The Sound of Waves
Greg Hamilton awoke at three am to the sound of waves slapping broadside against the barge. Swish, thwack! A wind had risen and the tarp and the tents billowed out in anticipation of the day ahead. If the barge were not firmly anchored to the ocean bottom, then surely Greg would have found himself in foreign waters by sunrise. In the dark and under the Canadian stars – all our constellations are shapes of animals, famous hockey players and beer bottles, eh? – he grumped at the elements and buried his head in his thick sleeping bag and tried to give his buzzing mind a rest from the details of the day to come.
And what a day it was! It started ominously with clouds and light drizzle. But, as you will soon see, sports fans, this was all part of the plan. The last three days of rain made for much better visibility underwater. The warm sun came out mid-morning and shone through wisps of fog and cloud curling around the shores of Howe Sound and the Coastal Mountain Range and quickly brought cheer and spirit to all the volunteers who had yet another long day ahead on the barge and in the water.
Despite the first-time deployment of this particular competition line set-up with live feed video and expensive HMI lights, results were good. The zero-time countdown started without delay and all competitors went through without any major incidents. For the first time in any freediving competition – thanks to a network of industry partners – spectators, media and some volunteers on the barge were able to watch competitors complete their dives in real time on a fifty-inch plasma screen. Yehia Safwat, all the way from his freediving stronghold in Egypt, commented that be able to watch things on a monitor would be something to emulate in future competitions to attract media attention and spectator interest. Before each diver went down, Jennifer Toepke, veteran competition announcer also on loan from the Red Sea, gave dive details for the benefit of the viewers, while Kirk Krack added details to explain what viewers were seeing. Play-by-play commentary and simultaneous dives are only a short step away if freediving is ready for it.
Seeing the action has had quite the impact on several volunteers who have not previously experienced any aspect of freediving. Kelly Dunlap, who just moved to Vancouver the week of the World Championships, said that she had formed her impression of freediving by reading the archives and forums on Deeperblue.net. But to be on the barge and see the smiles on the faces of competitors from around the world when they complete a personal best or describe the feeling of being underwater has inspired her to try freediving. “At last I can combine my passion for rubber and water into one,” she said with tongue in cheek. She has already made arrangements for an introductory lesson on condition that a shiny black wetsuit be part of the package.
Today I helped on competition line “B”, announcing official times and acting as a back-up safety freediver with Julien Nathan and Tyler Zetterstrom (tylerz on DB). We witnessed Sam Still’s solid 68 metre dive with his unnerving nose-breathing recovery and Kaz Ichikawa stick his tongue out at Tyler underwater just before completing a successful 60 metre dive (I was very happy that he managed to put his blackout behind him, even though he says he will have to shave his crazy blond hair to remind his club members that even he, as president, has to abide by club rules that use monetary and other penalties to discourage blackouts). Jessica Apedaile from Canada won the best smile after diving award for the day (with Hannah Stacey a close second). Jessica looked pleased as punch, and she said, as many other divers did in the unexpected sunshine, “I could have gone WAY deeper!”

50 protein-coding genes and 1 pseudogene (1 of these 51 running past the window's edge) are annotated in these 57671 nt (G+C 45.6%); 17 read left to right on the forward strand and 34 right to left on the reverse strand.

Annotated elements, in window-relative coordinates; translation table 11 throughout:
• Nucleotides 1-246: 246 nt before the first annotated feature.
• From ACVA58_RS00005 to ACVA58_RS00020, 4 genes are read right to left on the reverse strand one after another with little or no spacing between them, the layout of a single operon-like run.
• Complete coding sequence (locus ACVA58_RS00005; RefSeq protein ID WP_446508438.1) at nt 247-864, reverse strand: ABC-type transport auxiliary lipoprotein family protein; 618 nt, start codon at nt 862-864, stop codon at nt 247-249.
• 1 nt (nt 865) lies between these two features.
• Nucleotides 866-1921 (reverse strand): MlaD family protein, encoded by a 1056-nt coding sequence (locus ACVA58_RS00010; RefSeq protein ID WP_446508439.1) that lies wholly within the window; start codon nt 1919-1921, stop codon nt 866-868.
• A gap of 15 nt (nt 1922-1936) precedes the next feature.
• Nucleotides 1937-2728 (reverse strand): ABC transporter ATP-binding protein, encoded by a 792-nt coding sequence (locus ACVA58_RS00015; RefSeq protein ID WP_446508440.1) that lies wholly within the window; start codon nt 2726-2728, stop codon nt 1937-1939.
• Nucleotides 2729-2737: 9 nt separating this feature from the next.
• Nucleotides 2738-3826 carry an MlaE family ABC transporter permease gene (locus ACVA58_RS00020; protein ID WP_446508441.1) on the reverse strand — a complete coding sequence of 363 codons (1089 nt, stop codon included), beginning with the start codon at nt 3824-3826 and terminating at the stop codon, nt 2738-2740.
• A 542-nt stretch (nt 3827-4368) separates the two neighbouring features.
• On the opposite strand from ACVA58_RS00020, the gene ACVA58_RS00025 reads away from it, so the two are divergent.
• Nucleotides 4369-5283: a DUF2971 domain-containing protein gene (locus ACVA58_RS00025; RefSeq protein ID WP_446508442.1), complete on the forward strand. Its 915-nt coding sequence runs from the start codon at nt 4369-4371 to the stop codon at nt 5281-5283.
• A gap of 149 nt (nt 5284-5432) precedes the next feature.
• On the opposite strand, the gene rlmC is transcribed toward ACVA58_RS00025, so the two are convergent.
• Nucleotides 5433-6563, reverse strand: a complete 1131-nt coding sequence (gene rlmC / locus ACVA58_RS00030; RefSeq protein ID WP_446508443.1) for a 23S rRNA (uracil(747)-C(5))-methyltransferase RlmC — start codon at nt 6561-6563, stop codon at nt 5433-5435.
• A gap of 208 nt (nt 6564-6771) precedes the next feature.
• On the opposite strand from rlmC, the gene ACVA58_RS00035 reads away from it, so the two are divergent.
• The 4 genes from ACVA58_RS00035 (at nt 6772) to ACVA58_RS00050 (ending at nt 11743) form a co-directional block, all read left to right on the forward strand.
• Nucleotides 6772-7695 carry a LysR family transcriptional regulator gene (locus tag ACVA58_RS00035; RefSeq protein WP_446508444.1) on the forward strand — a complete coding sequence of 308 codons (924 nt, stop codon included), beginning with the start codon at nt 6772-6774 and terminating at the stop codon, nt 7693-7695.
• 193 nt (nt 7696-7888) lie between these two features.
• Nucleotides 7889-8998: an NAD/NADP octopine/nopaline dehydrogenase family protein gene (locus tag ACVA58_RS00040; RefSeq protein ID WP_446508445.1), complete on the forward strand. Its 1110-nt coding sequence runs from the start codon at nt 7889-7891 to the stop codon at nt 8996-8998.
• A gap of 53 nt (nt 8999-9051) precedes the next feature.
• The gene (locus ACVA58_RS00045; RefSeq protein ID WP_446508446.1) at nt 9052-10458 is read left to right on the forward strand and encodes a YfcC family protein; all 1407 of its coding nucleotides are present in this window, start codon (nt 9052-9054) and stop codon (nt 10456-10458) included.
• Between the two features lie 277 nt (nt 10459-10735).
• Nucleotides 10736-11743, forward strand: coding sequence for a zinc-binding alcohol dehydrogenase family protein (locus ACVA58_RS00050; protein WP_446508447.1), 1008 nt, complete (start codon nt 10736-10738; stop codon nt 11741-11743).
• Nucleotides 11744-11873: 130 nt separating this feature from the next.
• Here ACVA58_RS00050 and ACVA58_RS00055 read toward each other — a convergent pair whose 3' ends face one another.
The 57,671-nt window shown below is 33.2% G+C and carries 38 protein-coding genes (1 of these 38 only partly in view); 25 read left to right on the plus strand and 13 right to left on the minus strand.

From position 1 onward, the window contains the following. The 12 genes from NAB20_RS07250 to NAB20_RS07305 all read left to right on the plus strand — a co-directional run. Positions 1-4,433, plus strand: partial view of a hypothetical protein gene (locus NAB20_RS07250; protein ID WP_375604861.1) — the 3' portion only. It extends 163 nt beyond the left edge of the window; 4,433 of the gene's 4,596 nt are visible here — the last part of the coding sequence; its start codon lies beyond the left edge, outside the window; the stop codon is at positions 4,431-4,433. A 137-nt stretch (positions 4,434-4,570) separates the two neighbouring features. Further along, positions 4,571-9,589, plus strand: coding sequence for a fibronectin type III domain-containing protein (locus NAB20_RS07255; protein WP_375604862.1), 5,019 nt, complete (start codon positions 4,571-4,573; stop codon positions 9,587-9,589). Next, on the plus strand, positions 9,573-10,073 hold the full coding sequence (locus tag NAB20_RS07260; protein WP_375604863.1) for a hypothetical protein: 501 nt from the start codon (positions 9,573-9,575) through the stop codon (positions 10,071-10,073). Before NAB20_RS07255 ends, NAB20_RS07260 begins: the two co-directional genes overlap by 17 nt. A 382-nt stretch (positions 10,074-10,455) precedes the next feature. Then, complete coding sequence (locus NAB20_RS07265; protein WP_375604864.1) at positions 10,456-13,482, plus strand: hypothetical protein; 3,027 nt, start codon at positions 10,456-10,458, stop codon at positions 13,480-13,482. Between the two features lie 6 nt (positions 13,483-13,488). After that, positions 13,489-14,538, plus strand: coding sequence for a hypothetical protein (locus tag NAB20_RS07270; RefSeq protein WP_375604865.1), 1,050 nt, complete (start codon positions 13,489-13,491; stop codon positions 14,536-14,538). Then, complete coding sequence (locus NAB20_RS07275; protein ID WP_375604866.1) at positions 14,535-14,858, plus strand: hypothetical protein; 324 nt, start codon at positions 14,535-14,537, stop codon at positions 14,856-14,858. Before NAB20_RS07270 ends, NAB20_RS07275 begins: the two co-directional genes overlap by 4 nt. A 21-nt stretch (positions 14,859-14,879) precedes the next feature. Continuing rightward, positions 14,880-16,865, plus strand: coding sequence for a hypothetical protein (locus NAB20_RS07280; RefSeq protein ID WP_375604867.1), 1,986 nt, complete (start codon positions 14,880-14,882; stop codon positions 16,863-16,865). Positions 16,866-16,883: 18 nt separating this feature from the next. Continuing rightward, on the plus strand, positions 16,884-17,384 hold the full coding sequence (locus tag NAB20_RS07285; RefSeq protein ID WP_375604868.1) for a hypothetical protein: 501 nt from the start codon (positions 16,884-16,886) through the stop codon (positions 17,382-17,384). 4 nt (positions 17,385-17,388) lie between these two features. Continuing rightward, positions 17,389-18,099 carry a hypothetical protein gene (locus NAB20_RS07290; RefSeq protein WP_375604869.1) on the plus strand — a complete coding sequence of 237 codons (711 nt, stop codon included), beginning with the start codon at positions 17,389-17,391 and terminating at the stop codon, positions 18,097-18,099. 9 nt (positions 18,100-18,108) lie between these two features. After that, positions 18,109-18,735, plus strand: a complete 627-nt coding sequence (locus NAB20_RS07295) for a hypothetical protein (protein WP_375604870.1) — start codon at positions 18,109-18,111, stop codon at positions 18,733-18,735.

Tonight, after volunteers girded themselves for one more day of exhaustion and excitement, I attended an impromptu dinner party thrown by Kaz, where today’s competitors indulged in beer, good food, and more stories. Hubert Maier dismayed the host by talking about making Vancouver his swan song competition. Retirement! Mr. 14.6 Litre-lungs! “Yeah, right,” said Kaz, “just like Michael Jordan. You’ll be back.” Deepest Bear made an appearance with his UK entourage, sporting a custom monofin handmade by Guidone himself. And Kaz also announced the engagement of the Dolphine Yuma Higuchi (Japanese women’s alternate) to another one of his 40-member freediving club. Many congratulations to those two!
Afterwards, many of us went down to listen to Dr. Kim McCoy’s lecture on the physics of no limits world record attempts, how difficult it is to accurately measure any given depth and what can go wrong during a big event like a no limits world record attempts. He peppered his talk with such gems, one-liners, like, “You all will implode.” Sadly, I had to leave before the end of the talk to write this article and schedule the volunteers for tomorrow.
Tomorrow’s forecast is for sun and warm weather with a high reaching 30 Celsius by Thursday, just in time for static and dynamic in UBC’s outdoor pool.
On behalf of the organizers, I just have to say that the plan worked. The rain served to trick everyone into believing that Vancouver was as cold, wet and dark as all the naysayers had said it would (except for the Greeks and Germans who arrived a week early and enjoy beautiful hot conditions). So everyone announced slightly more conservative depths, making the job of the scuba divers, safety freedivers, and volunteers just a little easier, which in turn meant that Greg Hamilton eventually caught a few winks on the barge during the competition, lulled to sleep by that most agreeable sound of clapping hands and cheers ringing out over our local waters.
Tonight he’s back on the barge under the stars for one more night. Sleep well, Greg!
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